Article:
Every once in a while, a band comes along that changes your definition of music. From the uncommon blend of instruments used to the refreshing sound and vocal range of the lead singer, it’s an exceptional band that makes you think, “why don’t more people know who they are?” For everyone in attendance at Red Rocks on September 6, they had already come to this realization — Lake Street Dive was a band deserving of their attention. And Lake Street Dive, in return, proved those fans weren’t wrong.
The night began with opener Josh Ritter who took the stage just after 7:30 p.m. Ritter walked out, his band following suit, and before singing anything, he spoke directly into the mic and said “Hell yeah. What a night.” And with that, the tone was set for the remainder of the show. His music carried a folksy twangy sound — a sit around the campfire kind of vibe. Large groups of people with chairs and blankets filled the rows of Red Rocks. Ritter played songs that you would want to hear when hanging out with friends towards the end of summer, reminiscing about old memories. His music kept us warm on the uncharacteristically cool night in September. “Adjectives fail right now,” commented Ritter. He was humbled to be here and we were grateful to have him. His Americana style of music complimented the soon-to-come Lake Street Dive and it was a perfect transition from him to Lake Street Dive — from summer to fall.
Lake Street Dive came on around 9 p.m. and they didn’t slow it down for a full 20 minutes. They began the show with the disco-dancing song “Baby Don’t Leave Me Alone With My Thoughts” off their most recent album, Free Yourself Up. Lead singer, Rachael Price, wore a yellow dress that could only be compared to to the emoji of the woman dancing in the red dress. She brought the sass, the hip swings, the dance moves and you better believe she brought the hair flips. Between the lighting on the stage, the raised platforms for the piano and the drums, the upright bass player on her left and trumpet and guitar player on her right, Lake Street Dive was going to bring a show that didn’t just deserve your attention, it commanded it.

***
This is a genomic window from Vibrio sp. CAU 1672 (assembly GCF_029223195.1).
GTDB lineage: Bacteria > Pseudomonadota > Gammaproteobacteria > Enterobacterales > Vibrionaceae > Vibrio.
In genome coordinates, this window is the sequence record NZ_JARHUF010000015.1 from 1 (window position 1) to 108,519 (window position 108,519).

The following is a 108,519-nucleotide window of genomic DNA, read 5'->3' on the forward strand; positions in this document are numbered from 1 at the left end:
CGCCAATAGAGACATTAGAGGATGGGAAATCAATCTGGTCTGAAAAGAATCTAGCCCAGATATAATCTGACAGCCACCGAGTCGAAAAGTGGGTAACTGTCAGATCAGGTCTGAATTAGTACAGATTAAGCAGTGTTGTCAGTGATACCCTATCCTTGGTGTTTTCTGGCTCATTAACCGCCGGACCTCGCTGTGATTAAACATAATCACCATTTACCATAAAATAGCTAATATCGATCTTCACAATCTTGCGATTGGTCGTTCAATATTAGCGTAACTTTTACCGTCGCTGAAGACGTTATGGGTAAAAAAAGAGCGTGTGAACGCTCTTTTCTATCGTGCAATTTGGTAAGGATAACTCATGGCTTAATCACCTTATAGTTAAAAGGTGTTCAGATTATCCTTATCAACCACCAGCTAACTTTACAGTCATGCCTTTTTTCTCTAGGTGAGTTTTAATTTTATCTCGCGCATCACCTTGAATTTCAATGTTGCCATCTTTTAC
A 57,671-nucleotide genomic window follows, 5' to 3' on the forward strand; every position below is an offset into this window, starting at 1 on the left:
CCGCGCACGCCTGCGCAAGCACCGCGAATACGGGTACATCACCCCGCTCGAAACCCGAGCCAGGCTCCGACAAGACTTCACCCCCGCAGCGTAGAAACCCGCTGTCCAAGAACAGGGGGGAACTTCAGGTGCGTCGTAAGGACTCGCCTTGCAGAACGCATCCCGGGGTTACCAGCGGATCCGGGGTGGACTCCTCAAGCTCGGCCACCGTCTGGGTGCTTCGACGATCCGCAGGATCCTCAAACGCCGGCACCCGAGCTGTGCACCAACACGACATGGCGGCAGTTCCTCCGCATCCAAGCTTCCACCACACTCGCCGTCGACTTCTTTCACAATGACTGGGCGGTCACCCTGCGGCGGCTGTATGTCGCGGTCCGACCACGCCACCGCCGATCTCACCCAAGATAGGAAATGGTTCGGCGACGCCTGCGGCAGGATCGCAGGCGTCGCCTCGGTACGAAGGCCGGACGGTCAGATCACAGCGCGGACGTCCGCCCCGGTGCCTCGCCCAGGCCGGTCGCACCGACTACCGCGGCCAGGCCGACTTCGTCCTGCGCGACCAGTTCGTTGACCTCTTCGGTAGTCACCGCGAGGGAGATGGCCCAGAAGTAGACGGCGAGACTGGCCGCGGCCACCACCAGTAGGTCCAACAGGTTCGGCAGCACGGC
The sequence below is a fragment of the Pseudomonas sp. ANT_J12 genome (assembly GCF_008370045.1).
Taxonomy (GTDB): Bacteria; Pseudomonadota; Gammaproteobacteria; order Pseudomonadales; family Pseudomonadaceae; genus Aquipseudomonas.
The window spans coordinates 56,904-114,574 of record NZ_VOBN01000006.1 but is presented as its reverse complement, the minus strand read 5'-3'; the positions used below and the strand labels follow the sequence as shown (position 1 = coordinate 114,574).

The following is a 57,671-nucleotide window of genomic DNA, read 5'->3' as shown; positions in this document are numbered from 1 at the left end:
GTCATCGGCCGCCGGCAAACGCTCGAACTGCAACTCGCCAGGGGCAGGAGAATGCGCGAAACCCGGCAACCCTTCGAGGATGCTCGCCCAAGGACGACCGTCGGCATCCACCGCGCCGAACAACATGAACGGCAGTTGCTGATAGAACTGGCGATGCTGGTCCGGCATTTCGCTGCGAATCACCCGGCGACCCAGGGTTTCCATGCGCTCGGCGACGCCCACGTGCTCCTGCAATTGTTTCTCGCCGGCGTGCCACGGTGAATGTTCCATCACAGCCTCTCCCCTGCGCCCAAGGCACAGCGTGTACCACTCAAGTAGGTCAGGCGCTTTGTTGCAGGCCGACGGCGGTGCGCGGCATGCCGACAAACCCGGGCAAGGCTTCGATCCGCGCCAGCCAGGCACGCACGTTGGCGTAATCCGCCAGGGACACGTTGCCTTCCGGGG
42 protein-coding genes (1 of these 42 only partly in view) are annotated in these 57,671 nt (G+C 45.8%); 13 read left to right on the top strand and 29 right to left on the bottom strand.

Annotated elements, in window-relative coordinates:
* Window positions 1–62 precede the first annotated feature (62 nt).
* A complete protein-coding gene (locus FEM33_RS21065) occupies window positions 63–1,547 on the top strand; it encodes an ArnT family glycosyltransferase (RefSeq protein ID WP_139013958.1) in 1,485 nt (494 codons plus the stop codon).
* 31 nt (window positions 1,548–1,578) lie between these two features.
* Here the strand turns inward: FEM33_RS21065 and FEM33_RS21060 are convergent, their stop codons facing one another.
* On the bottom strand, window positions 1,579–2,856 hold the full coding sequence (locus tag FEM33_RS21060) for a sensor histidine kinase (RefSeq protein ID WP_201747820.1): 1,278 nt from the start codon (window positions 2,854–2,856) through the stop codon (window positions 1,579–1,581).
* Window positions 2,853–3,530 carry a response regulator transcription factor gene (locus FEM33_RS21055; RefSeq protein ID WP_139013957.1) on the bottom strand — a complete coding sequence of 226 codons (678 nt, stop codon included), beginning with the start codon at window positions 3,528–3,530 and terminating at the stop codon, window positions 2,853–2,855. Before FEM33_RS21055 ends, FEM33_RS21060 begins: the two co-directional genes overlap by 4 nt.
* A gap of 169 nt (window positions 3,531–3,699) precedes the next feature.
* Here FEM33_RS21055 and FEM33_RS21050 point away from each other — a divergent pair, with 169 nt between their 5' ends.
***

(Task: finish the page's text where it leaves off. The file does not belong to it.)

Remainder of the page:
Their show was like watching an intimate performance that happened to be in front of thousands of people. All eyes were on the stage, the rest of the venue fading into the background. At times, it was like Red Rocks itself was entirely forgotten. They were charismatic and charming, giving their performance all they had — you were unable to take your eyes off them. The songs were a sounding board for classic jazz, ’60s soul and some good old rock ‘n’ roll. While the melody was uplifting and sunny — feet always tapping and heads nodding in unison with the percussion — the lyrics brought you right back down to Earth. Songs like “You Are Free” with its funky electric guitar slides and background vocals masked the raw and honest lyrics that had you realize this song is about needing to be vulnerable in order to be loved. The band also slowed it down with songs like “Mistakes” which were filled with lines that read, I’ve told these stories/I’ve said these lies/I ignore what my heart tells me/And I break it every time.
Every song impeccably showed off the raw talent of the band. Each member had their own place on the stage — no one overshadowed the other, both physically and musically. They complimented each other, playing off the sounds their instruments made. You could tell the band had been doing this for a while — 14 years to be exact. But with experience doesn’t come egotism. The band seemed just as humble as they most likely were the first time they ever played a live show. “We’ve been waiting for this night for a really, really long time,” commented Price.
Lake Street Dive played Red Rocks in 2016, opening for Grace Potter. Last night, however, was their headlining debut and they exceed every expectation. Price sang like it was her God-given right — her voice extending and reaching well past the walls of Red Rocks. Not one to forget showing her support, Price showed appreciation for the band behind her, acknowledging them individually, giving them credit to songs they wrote and even dedicating time for them to show off their individual skills and talent. One stand out was the latest addition to the band, keyboardist Akie Bermiss. Bermiss performed a rendition of Shania Twain’s, “You’re Still the One” with the support from the trumpet and background vocals from Price. Bermiss worked that stage with the confidence her voice and the band demanded. As if to say, “We are here. We are Lake Street Dive — listen up and pay attention.”
Throughout the night, Lake Street Dive performed a mix of old and new songs, proving that you didn’t need to know the word to every song to enjoy the show. It was simply good music with good vibes and a great band to provide it. If you haven’t heard of Lake Street Dive, consider this your introduction because one thing is for certain — Lake Street Dive is a damn good time.